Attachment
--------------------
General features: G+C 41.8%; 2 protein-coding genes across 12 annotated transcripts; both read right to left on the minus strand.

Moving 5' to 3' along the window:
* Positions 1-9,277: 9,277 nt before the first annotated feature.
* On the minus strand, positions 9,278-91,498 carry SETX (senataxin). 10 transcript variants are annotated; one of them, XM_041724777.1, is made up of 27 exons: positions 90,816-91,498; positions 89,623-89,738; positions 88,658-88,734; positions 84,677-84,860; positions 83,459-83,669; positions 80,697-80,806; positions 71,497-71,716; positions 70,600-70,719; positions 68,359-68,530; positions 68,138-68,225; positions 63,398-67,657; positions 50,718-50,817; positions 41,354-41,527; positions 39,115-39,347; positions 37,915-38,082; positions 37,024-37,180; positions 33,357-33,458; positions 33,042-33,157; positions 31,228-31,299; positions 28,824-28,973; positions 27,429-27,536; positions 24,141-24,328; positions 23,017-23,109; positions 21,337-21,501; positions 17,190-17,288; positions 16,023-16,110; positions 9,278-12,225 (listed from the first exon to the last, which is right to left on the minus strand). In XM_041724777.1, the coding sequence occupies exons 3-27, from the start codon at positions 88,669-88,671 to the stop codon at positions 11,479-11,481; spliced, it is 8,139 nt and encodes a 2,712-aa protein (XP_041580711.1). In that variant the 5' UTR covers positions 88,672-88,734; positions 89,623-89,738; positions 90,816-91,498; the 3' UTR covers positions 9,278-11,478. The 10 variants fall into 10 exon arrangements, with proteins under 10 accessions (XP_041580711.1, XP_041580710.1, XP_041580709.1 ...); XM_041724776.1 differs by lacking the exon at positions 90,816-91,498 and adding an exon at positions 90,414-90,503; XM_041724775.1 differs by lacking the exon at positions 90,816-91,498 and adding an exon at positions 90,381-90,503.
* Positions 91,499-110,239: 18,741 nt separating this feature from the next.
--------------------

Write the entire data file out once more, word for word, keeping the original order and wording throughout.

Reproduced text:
General features: G+C 41.8%; 2 protein-coding genes across 12 annotated transcripts; both read right to left on the minus strand.

Moving 5' to 3' along the window:
* Positions 1-9,277: 9,277 nt before the first annotated feature.
* On the minus strand, positions 9,278-91,498 carry SETX (senataxin). 10 transcript variants are annotated; one of them, XM_041724777.1, is made up of 27 exons: positions 90,816-91,498; positions 89,623-89,738; positions 88,658-88,734; positions 84,677-84,860; positions 83,459-83,669; positions 80,697-80,806; positions 71,497-71,716; positions 70,600-70,719; positions 68,359-68,530; positions 68,138-68,225; positions 63,398-67,657; positions 50,718-50,817; positions 41,354-41,527; positions 39,115-39,347; positions 37,915-38,082; positions 37,024-37,180; positions 33,357-33,458; positions 33,042-33,157; positions 31,228-31,299; positions 28,824-28,973; positions 27,429-27,536; positions 24,141-24,328; positions 23,017-23,109; positions 21,337-21,501; positions 17,190-17,288; positions 16,023-16,110; positions 9,278-12,225 (listed from the first exon to the last, which is right to left on the minus strand). In XM_041724777.1, the coding sequence occupies exons 3-27, from the start codon at positions 88,669-88,671 to the stop codon at positions 11,479-11,481; spliced, it is 8,139 nt and encodes a 2,712-aa protein (XP_041580711.1). In that variant the 5' UTR covers positions 88,672-88,734; positions 89,623-89,738; positions 90,816-91,498; the 3' UTR covers positions 9,278-11,478. The 10 variants fall into 10 exon arrangements, with proteins under 10 accessions (XP_041580711.1, XP_041580710.1, XP_041580709.1 ...); XM_041724776.1 differs by lacking the exon at positions 90,816-91,498 and adding an exon at positions 90,414-90,503; XM_041724775.1 differs by lacking the exon at positions 90,816-91,498 and adding an exon at positions 90,381-90,503.
* Positions 91,499-110,239: 18,741 nt separating this feature from the next.